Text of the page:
Russian President Vladimir Putin appears on screen as he addresses the 77th anniversary of Victory Day on May 09, 2022 in Red Square, Moscow, Russia.
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In his annual “Victory Day” speech on Monday, President Vladimir Putin sought to defend Russia’s invasion of Ukraine without provocation, while urging Russia’s victory over Nazi Germany in World War II.
Speaking ahead of a massive parade of troops, tanks and military hardware in Moscow, Putin said that Russia’s invasion of Ukraine was necessary because “Western nations are preparing to invade our land, including Crimea,” according to Reuters.
It is unknown at this time what he will do after leaving the post. This includes Crimea, which was annexed from Ukraine in 2014, and the eastern Donbass region, where Donetsk and Luhansk – two pro-Russian “republics” are located.
Putin did not provide any evidence for his claims, but used the speech to criticize NATO and its allies in Ukraine and to justify Russia’s claim of “special military action” in Ukraine.
Prior to the invasion, Russia had amassed nearly 200,000 troops on its border with Ukraine – insisting at all times that it had no intention of invading. There is little evidence of military aggression from Ukraine to Russia, but Moscow’s claims were seen by many as an excuse to justify its attack.
Russian Honorary Guards march on Red Square during Victory Day military parade in central Moscow on May 9, 2022.
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These comments come as Russia commemorates one of the most important events in its national calendar – Victory Day – which marks the Soviet Union’s victory over Nazi Germany in World War II.
In his speech on Monday, Putin urged the Russian military to win in Ukraine, saying it had a duty to remember those who defeated Nazism.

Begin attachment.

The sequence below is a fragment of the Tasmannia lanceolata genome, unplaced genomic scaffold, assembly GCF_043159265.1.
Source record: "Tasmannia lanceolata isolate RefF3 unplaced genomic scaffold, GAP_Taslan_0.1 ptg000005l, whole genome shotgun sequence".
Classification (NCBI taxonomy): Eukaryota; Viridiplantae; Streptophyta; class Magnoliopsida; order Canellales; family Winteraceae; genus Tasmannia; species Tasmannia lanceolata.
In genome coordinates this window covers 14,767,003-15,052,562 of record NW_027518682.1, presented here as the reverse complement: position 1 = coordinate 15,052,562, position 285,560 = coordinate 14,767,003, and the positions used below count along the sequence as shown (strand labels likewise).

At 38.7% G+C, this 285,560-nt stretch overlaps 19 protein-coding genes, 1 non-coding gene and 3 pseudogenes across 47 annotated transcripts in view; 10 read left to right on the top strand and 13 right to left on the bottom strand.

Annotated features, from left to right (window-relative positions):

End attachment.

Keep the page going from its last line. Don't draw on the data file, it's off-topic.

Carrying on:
“When the fate of the motherland is determined, it is always sacred to protect it,” he said. “Today you are fighting for our people in Donbass and for the defense of our homeland Russia.”
Focusing on Donetsk and Luhansk’s “liberation” seemed to double Russia’s new strategy, Putin repeatedly mentioned Donbass throughout the speech.
The region has been the scene of intense fighting since Russia’s occupation of Ukraine on February 24, including a number of alleged war crimes, shelling of a theater in Mariupol, and hundreds of civilians taking refuge and killing.
A security guard stands in Red Square ahead of Victory Day military parade in central Moscow on May 9, 2022. Russia celebrates 77th anniversary of victory over Nazi Germany during World War II.
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The southern port city of Mariupol is particularly important to Putin, as a causeway (annexed in 2014) between Russia and Crimea is being built across the Donbass region.
Fighting in the east seems to be escalating, with President Volodymyr Zhelensky addressing G-7 leaders of the world’s most industrialized nations on Sunday as Russia bombed a village school in eastern Ukraine this weekend, killing 60 people.
Russia has not commented on the latest attack. Previously, it has denied targeting civilian infrastructure, despite numerous sources to the contrary.
Russia’s invasion has provoked international condemnation and widespread sanctions against key sectors of the country, companies and individuals associated with the Kremlin.
Russian officials march during a rehearsal of Victory Day parade in Moscow, Russia on May 7, 2022.
Tiang Bin | China News Service | Getty Images
Putin did not regret repeatedly promising to clean up Ukraine, the so-called “Nazi” nationalist leadership of Ukraine.
G-7 leaders on Sunday promised economic isolation in Russia and rejected the invasion, saying in a statement that Putin’s actions were “an insult to the historic sacrifices of Russia and its people,” citing the Soviet Union’s role in defeating Nazi Germany.
Zelenskyy, himself a Jew, released a video address on Sunday that was filmed in front of half-destroyed Ukrainian apartments following a Russian shelling. In it, the Ukrainian president said evil had returned, but stressed that his country would not be defeated in the war. “Russia will lose because evil will always lose,” he said.
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